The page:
SAN DIEGO --- DriveCam Inc., a global driver risk management company, said that analysts in its Risk InfoCenter recently reviewed incidences of rear-end crashes to determine the impact of following distance on the likelihood of collision.

Analysis also identified steps drivers can take to lessen their risk of being involved in rear-end crashes.

With over 7 million events in its Risk InfoCenter database, DriveCam can provide insight into risky driving based on actual driving behavior.

Rear-end crashes are the second most common claim for fleet operators, according to research from Risk Management News. They make up 17 percent of all claims and cost on average over $13,000 per claim. Although recommended following distances can vary by weight and size of vehicle, most nationally recognized driver training programs advocate a minimum following distance of three or four seconds. DriveCam categorized the incidents it reviewed into two groups -- those in which a subject vehicle's following distance was less than two seconds and those for which following distance was two seconds or more.

"There is no greater risk of being struck from the rear when the subject vehicle is maintaining less than two seconds than having greater than two seconds following distance," explained Del Lisk, DriveCam vice president of safety services.

However, the story is different when it comes to the subject vehicle rear-ending the vehicle ahead. "Incidents involving the subject rear-ending the lead vehicle where the subject vehicle had less than two seconds of following distance were almost three times as common as those where the driver was maintaining a distance of two seconds or greate," Lisk said.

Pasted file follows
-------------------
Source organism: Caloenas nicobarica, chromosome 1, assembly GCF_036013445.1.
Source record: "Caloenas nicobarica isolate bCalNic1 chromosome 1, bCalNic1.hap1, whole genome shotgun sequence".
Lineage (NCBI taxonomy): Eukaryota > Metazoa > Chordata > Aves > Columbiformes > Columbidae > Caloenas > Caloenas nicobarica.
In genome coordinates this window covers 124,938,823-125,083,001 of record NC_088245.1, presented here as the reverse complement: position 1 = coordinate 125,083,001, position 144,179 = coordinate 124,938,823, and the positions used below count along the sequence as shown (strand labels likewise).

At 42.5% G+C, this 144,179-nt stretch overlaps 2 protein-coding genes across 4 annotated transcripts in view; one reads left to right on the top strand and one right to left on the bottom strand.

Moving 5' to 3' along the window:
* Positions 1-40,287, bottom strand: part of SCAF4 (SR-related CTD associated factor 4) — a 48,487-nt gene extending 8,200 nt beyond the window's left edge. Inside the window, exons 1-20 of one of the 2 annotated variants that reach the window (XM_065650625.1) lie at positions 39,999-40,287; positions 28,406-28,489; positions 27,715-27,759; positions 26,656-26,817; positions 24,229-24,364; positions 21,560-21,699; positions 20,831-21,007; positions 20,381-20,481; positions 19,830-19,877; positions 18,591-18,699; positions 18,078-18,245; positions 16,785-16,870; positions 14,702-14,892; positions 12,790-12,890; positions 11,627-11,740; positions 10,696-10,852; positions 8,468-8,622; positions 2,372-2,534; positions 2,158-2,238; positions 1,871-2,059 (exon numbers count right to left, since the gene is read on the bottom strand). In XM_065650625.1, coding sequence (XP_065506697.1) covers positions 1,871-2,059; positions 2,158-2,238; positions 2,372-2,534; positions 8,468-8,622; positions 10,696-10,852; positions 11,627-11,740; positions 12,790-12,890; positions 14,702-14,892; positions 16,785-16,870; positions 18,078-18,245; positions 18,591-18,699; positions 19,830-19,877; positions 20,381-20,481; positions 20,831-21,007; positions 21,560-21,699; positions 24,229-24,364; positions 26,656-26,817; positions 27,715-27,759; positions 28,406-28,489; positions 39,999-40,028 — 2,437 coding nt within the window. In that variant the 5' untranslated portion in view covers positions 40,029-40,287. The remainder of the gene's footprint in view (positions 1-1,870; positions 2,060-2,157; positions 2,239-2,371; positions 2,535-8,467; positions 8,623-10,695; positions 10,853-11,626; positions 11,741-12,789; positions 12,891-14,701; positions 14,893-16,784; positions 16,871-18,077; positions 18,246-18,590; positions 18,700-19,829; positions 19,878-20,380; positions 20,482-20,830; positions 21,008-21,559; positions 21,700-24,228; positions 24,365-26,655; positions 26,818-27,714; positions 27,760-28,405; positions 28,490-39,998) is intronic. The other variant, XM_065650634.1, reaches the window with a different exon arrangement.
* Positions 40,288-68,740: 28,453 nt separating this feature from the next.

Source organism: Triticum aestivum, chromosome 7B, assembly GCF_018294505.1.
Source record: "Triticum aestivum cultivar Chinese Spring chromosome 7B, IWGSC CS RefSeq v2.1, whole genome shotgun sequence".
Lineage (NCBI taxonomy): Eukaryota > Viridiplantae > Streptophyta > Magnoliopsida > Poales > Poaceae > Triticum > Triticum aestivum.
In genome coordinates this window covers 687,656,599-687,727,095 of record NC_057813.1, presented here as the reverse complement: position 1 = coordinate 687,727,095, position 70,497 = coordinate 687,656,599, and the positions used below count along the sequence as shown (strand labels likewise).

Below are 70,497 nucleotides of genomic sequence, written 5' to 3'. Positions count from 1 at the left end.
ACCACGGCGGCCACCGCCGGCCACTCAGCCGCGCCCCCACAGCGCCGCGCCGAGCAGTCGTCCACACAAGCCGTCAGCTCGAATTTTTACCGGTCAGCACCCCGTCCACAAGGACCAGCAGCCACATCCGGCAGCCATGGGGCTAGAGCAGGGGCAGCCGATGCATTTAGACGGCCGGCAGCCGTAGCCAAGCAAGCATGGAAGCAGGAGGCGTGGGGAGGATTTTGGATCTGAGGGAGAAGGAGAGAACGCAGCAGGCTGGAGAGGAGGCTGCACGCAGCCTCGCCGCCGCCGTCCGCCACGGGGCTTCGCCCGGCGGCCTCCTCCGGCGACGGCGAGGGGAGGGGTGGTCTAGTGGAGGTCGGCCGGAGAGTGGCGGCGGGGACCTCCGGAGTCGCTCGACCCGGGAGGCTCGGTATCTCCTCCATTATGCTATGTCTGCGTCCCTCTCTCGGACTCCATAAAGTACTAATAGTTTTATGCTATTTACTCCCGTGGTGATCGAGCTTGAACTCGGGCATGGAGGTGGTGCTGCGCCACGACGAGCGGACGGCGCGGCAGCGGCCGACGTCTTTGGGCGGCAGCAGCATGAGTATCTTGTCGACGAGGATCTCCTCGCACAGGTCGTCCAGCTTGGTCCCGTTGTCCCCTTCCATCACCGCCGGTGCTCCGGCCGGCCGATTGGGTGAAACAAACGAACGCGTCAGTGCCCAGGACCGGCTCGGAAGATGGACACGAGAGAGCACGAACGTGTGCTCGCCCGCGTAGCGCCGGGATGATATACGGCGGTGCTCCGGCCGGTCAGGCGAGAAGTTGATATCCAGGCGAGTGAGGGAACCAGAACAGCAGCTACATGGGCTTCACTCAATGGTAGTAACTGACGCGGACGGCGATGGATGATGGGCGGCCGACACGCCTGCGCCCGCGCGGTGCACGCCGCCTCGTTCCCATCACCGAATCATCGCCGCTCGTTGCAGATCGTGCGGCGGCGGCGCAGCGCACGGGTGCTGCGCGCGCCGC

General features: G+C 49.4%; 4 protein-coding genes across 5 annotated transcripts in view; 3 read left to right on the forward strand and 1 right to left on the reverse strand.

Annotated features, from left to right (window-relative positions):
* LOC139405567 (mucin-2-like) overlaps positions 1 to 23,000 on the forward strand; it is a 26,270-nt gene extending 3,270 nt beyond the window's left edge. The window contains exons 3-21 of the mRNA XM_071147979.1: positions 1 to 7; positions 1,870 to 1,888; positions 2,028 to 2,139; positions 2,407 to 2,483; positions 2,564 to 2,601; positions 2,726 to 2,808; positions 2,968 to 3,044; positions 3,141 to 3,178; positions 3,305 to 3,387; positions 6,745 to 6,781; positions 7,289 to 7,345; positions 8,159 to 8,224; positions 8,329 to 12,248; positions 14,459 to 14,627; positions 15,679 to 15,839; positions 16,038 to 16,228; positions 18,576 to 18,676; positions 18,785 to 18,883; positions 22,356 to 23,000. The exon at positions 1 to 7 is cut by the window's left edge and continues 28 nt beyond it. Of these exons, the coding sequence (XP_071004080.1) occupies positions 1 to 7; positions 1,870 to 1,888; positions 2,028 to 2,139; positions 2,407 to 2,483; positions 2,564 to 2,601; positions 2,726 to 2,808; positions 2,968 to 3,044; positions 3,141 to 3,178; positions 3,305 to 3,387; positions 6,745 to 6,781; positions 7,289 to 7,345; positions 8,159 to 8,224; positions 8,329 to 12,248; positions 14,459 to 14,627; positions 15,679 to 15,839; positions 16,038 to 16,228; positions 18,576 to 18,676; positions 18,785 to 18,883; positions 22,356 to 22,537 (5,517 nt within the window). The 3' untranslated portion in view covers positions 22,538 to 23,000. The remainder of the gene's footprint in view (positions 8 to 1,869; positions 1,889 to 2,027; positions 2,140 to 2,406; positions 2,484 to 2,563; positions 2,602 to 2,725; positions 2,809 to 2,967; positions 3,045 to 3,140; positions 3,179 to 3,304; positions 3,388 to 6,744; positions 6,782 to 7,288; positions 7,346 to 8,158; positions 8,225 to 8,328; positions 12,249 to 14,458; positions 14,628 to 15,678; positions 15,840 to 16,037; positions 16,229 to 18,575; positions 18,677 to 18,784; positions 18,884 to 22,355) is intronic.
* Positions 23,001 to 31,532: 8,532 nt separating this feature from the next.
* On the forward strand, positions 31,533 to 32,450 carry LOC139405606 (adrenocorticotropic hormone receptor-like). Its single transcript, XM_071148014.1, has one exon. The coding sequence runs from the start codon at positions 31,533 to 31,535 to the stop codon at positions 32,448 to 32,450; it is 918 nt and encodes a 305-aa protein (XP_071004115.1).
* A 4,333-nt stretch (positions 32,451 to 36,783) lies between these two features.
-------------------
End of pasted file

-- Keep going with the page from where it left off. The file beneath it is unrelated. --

The study also showed that a large number of rear-end crashes involve a change in speed by the lead vehicle or an interruption to the flow of traffic in the lane. In fact, more rear-end crashes happen in the farthest right lane than other lanes when on city streets. The right lane has pedestrians, parked cars and turning vehicles that are constantly disturbing traffic flow.

Following this same logic, the left-most lane was the next most frequent since this lane can be impacted by traffic slowing or stopping to make a left turn. The center lane had far fewer incidents of rear-end crashes. "This is partially due to the fact that more of the roads had only one or two lanes of same-direction traffic," explained Lisk. "However, it may also be due to the fact that the center lane has fewer traffic flow disturbances."

DriveCam offers these tips for avoiding rear-end crashes:

-- When possible, avoid the far right and left lanes, except when preparing to turn. Drive in the center lane as much as possible (except where prohibited by state and local laws).

-- Maintain the proper following distance appropriate for the weight and size of the vehicle being driven.

-- Try to maintain a steady speed to reduce sudden stops and starts. This will also assist with fuel efficiency.